President Trump on Thursday committed to helping protect faith-based adoption agencies and then quoted the book of Jeremiah in reaffirming his position on the unborn.
Trump’s comments came at the National Prayer Breakfast, an annual event that brings together different religious groups and members from both parties. Every president since President Eisenhower has attended.
Trump discussed several issues, including anti-Semitism, human and sex trafficking, and religious liberty, but his remarks about abortion received the loudest applause.
“As part of our commitment to building a just and loving society, we must build a culture that cherishes the dignity and sanctity of innocent human life,” Trump said. “All children, born and unborn, are made in the holy image of God. Every life is sacred, and every soul is a precious gift from heaven.
“As the Lord says in Jeremiah, ‘Before I formed you in the womb, I knew you before you were born. I set you apart,’” he added, quoting from Jeremiah 1:5.
To underscore his point, Trump recounted the story of a baby named Grayson that was born in the backseat of a car during a snowstorm four months premature, weighing only one pound, 11 ounces. Doctors were unsure if he would survive. The parents, Nikki and Tyler Watkinson, were in attendance at the prayer breakfast.
“Nikki and Tylor's entire community began to lift up Grayson in their prayers, and to the surprise of doctors he kept on improving, improving, improving,” Trump said.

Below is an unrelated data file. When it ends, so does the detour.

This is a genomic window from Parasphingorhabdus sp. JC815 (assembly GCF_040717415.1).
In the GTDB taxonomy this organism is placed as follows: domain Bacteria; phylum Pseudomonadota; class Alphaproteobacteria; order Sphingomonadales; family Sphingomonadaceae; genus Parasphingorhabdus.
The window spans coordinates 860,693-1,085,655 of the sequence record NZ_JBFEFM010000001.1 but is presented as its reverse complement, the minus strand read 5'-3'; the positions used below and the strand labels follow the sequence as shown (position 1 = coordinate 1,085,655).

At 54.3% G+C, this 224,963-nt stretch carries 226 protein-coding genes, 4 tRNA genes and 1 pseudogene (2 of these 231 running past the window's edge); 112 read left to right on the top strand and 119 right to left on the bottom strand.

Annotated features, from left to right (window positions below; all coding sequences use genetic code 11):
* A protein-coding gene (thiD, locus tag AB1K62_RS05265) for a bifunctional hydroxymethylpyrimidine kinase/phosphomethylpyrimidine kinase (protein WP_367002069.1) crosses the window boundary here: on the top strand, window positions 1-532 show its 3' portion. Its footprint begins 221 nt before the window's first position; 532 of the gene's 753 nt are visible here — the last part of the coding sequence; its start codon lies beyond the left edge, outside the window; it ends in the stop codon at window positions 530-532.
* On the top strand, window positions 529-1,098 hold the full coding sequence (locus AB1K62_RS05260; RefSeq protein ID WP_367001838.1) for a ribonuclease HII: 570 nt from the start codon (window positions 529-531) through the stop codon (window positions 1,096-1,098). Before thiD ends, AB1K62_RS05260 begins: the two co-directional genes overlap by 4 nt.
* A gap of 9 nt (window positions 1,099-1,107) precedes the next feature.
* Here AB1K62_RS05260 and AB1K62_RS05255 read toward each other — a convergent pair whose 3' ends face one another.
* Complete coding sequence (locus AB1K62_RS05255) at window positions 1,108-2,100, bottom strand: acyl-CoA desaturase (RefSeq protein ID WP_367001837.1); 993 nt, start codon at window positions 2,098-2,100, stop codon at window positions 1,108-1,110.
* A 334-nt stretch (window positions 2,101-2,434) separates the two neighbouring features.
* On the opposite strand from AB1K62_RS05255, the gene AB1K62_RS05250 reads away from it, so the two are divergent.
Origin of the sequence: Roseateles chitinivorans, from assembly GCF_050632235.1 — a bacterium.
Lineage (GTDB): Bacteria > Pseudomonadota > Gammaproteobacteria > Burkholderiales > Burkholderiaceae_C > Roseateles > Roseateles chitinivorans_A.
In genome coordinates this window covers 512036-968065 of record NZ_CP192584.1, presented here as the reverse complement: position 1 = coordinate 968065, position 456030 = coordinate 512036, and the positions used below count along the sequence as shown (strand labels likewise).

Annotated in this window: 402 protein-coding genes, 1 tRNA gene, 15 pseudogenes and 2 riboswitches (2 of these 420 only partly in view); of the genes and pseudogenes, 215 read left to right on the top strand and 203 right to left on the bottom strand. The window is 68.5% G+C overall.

Grayson is now one year old.
“He is a beautiful happy, healthy guy,” Trump said. “... Nikki said he was put on this earth to do big things. He may be here someday, right here, Nikki. He already has [done great things] and he will do more and more as he grows older.”
Trump also discussed his administration's record on religious liberty: He appointed a special envoy to monitor and combat anti-Semitism recently. Imprisoned pastor Andrew Brunson was released from Turkey. The State Department is cutting off aid to nations that do not demonstrate a commitment to ending human trafficking.
Trump also mentioned a Michigan case in which the state was sued for funding faith-based adoption agencies that don’t place children in same-sex homes. Trump didn’t mention the details of the case, but he did say his administration supports the agencies. He pointed to a couple, Melissa and Chad Buck, who adopted through such an agency.
“Unfortunately, the Michigan adoption charity that brought the Buck family together is now defending itself in court for living by the values of its Catholic faith,” Trump said. “We will always protect our country's long and proud tradition of faith-based adoption. My administration is working to ensure that faith-based adoption agencies are able to help vulnerable children find their forever families while following their deeply held beliefs.”
Faith, Trump said, has been a positive force in the nation’s history.
“Since the founding of our nation, many of our greatest strides – from gaining our independence, to abolition, [to] civil rights, to extending the vote for women – have been led by people of faith and started in prayer,” he said. “When we open our hearts to faith, we fill our hearts with love. Many of the people in this room lead and support the charities and faith-based institutions that bring hope to the lives of our citizens, comfort to those in despair and solace to those in grief, aid to those in need and a helping hand to the struggling people all around the world.”
Michael Foust is a freelance writer. Visit his blog, MichaelFoust.com.
Photo courtesy: Getty Images/Pool
Michael Foust has covered the intersection of faith and news for 20 years. His stories have appeared in Baptist Press, Christianity Today, The Christian Post, The Leaf-Chronicle, the Toronto Star and the Knoxville News-Sentinel.